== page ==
Super Bowl XLIX between the New England Patriots and Seattle Seahawks overflows with dramatic storylines and features fascinating characters that rival any Hollywood blockbuster. Tom Brady is the A-list superstar. Russell Wilson fills the role of the successful up-and-comer looking to steal Brady’s thunder. Pete Carroll and Bill Belichick are the leaders of men looking to cement their legacies as the conquering head coaches of the football realm, all supported by a fantastic ensemble cast of Richard Sherman, Rob Gronkowski, and Marshawn Lynch. This is better than Hollywood.
While those stories and leading men will garner so much of the attention this week leading up to the biggest football game of the year, here are some x-factors that also could play a big role in the outcome on Super Sunday.
The most over-dramatic headline in recent sports memory will surely be the elephant in the stadium all week long. While media outlets relentlessly pine over PSI and the science of pigskin in wet and cold conditions, the Patriots will be completely ignoring the “conspiracy” altogether — or at least try to. For the first time in his NFL career, Tom Brady is seemingly playing the role of bad guy after last week’s awkward press conference in which Brady was asked if he thought he was a cheater. As a franchise, New England has long been known for its constant stoicism and professionalism, but is the spotlight from another “cheating” allegation during the biggest week of the football calendar going to be too much of a nuisance for the business-like Patriots?
Patriots’ Receivers vs. The Legion of Boom
Defenses beware — every eligible player is an option in New England offensive coordinator Josh McDaniels’ playbook, something the Ravens and Colts know all too well. This offensive versatility is due in part to the variety of weapons that Brady has to throw to, as six players have more than 20 receptions this season.
Brady loves to use the middle of the field to exploit defenses. With tight end Rob Gronkowski being such a matchup nightmare for linebackers, wide receivers Julian Edelman and Brandon LaFell typically have extra space underneath opposing teams’ coverages in which to operate. But this Seattle defense is a different animal. The Seahawks’ vaunted “Legion of Boom” makes a point to get in their opponents’ faces (and their minds) with their physical play and relentless swagger. Cornerbacks Richard Sherman and Byron Maxwell are backed by hard-hitting press safeties Kam Chancellor and Earl Thomas, and all four bring heavy pop to the field. It will be interesting to see how effective the Patriots’ receivers are against the LOB. Brady may have to rely on his running backs as pass-catching options out of the backfield more than he usually does.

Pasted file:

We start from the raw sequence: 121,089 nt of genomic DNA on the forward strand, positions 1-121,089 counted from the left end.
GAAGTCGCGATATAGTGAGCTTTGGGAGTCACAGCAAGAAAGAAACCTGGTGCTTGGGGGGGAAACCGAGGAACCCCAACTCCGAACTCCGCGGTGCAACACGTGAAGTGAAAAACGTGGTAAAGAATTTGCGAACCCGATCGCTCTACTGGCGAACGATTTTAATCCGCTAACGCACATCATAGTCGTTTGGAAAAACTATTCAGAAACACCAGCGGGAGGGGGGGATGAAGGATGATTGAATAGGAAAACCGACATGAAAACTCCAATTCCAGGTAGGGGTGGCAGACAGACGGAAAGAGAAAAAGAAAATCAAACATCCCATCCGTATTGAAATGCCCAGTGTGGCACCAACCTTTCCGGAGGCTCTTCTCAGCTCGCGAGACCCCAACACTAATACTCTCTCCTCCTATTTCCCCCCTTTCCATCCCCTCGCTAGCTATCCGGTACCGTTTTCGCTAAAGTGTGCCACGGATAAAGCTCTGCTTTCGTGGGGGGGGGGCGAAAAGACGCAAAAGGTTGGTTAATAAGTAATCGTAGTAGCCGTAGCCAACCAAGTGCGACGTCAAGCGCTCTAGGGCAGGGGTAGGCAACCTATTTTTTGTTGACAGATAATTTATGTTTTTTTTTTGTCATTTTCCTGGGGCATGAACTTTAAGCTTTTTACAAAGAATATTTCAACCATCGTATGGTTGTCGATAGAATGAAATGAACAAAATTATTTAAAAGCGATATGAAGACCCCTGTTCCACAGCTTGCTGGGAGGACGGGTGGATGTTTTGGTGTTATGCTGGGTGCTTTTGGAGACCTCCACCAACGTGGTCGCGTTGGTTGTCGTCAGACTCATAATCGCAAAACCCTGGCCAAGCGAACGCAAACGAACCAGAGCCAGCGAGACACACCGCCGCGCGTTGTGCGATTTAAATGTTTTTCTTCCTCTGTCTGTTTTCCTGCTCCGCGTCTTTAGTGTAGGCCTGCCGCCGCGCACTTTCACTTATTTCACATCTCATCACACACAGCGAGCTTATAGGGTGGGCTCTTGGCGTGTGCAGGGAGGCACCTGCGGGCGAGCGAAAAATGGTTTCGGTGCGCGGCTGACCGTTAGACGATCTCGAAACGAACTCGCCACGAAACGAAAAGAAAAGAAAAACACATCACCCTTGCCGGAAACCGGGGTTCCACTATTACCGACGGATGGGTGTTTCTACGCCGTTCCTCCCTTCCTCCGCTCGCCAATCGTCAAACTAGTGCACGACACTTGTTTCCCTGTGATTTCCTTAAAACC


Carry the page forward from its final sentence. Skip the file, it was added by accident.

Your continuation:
Castaways, no-names, and journeymen have been lining up at running back behind Brady for the better part of a decade. And no running back fits the Patriots’ misfit mold quite like Blount does. Blount, in his second stint with New England, was claimed on waivers in November after being waived by Pittsburgh for leaving the field early during the Steelers’ win against the Titans on “Monday Night Football.”
Back with the Patriots, Blount didn’t see significant playing time until Week 15 against the Chargers when he rushed for 66 yards on 20 carries. Over the next three games Blount would total 21 carries for 80 yards, including three carries for one yard against Baltimore in the AFC Divisional round. But Blount came alive last week against the Colts, putting up 148 yards and three scores on 30 carries.
When Blount takes the field Sunday, the defense opposing him will be one of the best of the past decade. Seattle ranks first this season in total defense, first in passing defense, and third against the rush. If the Patriots are to have any success against the terrorizing Seattle defense, Blount may have to carry a lot of the offensive load.
Willson won't get the attention from opposing defenses that his tight end counterpart Rob Gronkowski does, but that doesn't mean he will be a non-factor in this Super Bowl. Wide receivers Jermaine Kearse and Doug Baldwin will attract the most attention from New England’s cover corners, Darrelle Revis and Brandon Browner, so Willson should see more balls thrown his way, especially in the fourth quarter. Willson has saved his best for last, as half of his catches and two of his three touchdowns this season have come in the final 15 minutes.
Willson caught just 22 passes during the regular season, but he averaged an impressive 16.5 yards per grab, making him a great option down the field. Fourteen of those catches also resulted in first downs and he has six receptions for 79 yards and a score thus far in the postseason. Due to Seattle’s efficient read-option run game, Willson could be most effective on play-action passes when linebackers are caught in-between reading the potential handoff to Marshawn Lynch or a Russell Wilson keeper outside of the pocket. The Patriots must also keep Willson in check on blitz packages, as he is averaging more than 14 yards per catch on plays in which defenses bring pressure.
Both Seattle and New England are near the top in the NFL when it comes to protecting the football. While turnovers may be limited in this year’s Super Bowl, the consequences of those turnovers could be the deciding x-factor.
The Seahawks uncharacteristically turned the ball over five times against the Packers in the NFC Championship Game, but only surrendered two field goals from those extra possessions, leaving just enough room for Seattle to force overtime by forcing several turnovers of its own. On the other hand, the Patriots led the NFL in the regular season with the fewest turnovers (13) and were second in points off of turnovers (110 points), and net turnover points (+61). If the Seahawks want to raise their second straight Lombardi Trophy, not giving Brady and company extra opportunities will be imperative.
— By Jake Rose